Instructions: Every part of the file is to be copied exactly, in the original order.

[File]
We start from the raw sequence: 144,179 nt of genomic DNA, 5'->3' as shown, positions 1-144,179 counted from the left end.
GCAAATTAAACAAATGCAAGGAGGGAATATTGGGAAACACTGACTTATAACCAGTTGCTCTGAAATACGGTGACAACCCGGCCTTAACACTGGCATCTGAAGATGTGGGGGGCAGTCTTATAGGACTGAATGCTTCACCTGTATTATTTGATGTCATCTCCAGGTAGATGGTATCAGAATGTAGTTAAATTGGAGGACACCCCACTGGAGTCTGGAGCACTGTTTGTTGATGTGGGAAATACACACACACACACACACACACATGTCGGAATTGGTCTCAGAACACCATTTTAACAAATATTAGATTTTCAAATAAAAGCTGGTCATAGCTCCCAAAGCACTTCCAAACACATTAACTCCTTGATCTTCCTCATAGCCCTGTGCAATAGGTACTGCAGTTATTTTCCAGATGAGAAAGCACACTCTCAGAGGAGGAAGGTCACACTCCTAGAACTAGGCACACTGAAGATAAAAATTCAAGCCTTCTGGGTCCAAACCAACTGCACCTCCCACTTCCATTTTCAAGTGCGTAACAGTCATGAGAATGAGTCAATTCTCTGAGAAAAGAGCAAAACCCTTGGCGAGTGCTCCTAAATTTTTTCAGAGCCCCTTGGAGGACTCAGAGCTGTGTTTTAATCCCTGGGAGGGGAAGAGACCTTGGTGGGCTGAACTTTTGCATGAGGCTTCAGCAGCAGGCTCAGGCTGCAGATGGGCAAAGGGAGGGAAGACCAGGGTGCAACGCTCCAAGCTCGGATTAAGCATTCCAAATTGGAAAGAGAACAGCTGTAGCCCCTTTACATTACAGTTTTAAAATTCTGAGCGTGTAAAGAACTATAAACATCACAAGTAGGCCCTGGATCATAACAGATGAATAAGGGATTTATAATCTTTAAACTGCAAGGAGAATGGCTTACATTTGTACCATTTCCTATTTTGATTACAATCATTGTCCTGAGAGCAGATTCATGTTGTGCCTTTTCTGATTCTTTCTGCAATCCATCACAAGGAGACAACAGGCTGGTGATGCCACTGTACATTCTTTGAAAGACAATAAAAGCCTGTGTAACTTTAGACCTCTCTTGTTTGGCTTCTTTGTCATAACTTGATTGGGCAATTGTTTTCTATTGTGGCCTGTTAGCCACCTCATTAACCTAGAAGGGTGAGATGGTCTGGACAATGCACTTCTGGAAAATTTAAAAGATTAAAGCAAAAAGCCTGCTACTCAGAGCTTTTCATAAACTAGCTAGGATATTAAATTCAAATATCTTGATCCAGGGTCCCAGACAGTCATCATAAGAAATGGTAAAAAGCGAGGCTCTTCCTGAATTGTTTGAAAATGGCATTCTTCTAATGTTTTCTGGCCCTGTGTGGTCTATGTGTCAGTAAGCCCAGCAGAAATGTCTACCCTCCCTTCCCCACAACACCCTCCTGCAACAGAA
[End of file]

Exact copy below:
We start from the raw sequence: 144,179 nt of genomic DNA, 5'->3' as shown, positions 1-144,179 counted from the left end.
GCAAATTAAACAAATGCAAGGAGGGAATATTGGGAAACACTGACTTATAACCAGTTGCTCTGAAATACGGTGACAACCCGGCCTTAACACTGGCATCTGAAGATGTGGGGGGCAGTCTTATAGGACTGAATGCTTCACCTGTATTATTTGATGTCATCTCCAGGTAGATGGTATCAGAATGTAGTTAAATTGGAGGACACCCCACTGGAGTCTGGAGCACTGTTTGTTGATGTGGGAAATACACACACACACACACACACACATGTCGGAATTGGTCTCAGAACACCATTTTAACAAATATTAGATTTTCAAATAAAAGCTGGTCATAGCTCCCAAAGCACTTCCAAACACATTAACTCCTTGATCTTCCTCATAGCCCTGTGCAATAGGTACTGCAGTTATTTTCCAGATGAGAAAGCACACTCTCAGAGGAGGAAGGTCACACTCCTAGAACTAGGCACACTGAAGATAAAAATTCAAGCCTTCTGGGTCCAAACCAACTGCACCTCCCACTTCCATTTTCAAGTGCGTAACAGTCATGAGAATGAGTCAATTCTCTGAGAAAAGAGCAAAACCCTTGGCGAGTGCTCCTAAATTTTTTCAGAGCCCCTTGGAGGACTCAGAGCTGTGTTTTAATCCCTGGGAGGGGAAGAGACCTTGGTGGGCTGAACTTTTGCATGAGGCTTCAGCAGCAGGCTCAGGCTGCAGATGGGCAAAGGGAGGGAAGACCAGGGTGCAACGCTCCAAGCTCGGATTAAGCATTCCAAATTGGAAAGAGAACAGCTGTAGCCCCTTTACATTACAGTTTTAAAATTCTGAGCGTGTAAAGAACTATAAACATCACAAGTAGGCCCTGGATCATAACAGATGAATAAGGGATTTATAATCTTTAAACTGCAAGGAGAATGGCTTACATTTGTACCATTTCCTATTTTGATTACAATCATTGTCCTGAGAGCAGATTCATGTTGTGCCTTTTCTGATTCTTTCTGCAATCCATCACAAGGAGACAACAGGCTGGTGATGCCACTGTACATTCTTTGAAAGACAATAAAAGCCTGTGTAACTTTAGACCTCTCTTGTTTGGCTTCTTTGTCATAACTTGATTGGGCAATTGTTTTCTATTGTGGCCTGTTAGCCACCTCATTAACCTAGAAGGGTGAGATGGTCTGGACAATGCACTTCTGGAAAATTTAAAAGATTAAAGCAAAAAGCCTGCTACTCAGAGCTTTTCATAAACTAGCTAGGATATTAAATTCAAATATCTTGATCCAGGGTCCCAGACAGTCATCATAAGAAATGGTAAAAAGCGAGGCTCTTCCTGAATTGTTTGAAAATGGCATTCTTCTAATGTTTTCTGGCCCTGTGTGGTCTATGTGTCAGTAAGCCCAGCAGAAATGTCTACCCTCCCTTCCCCACAACACCCTCCTGCAACAGAA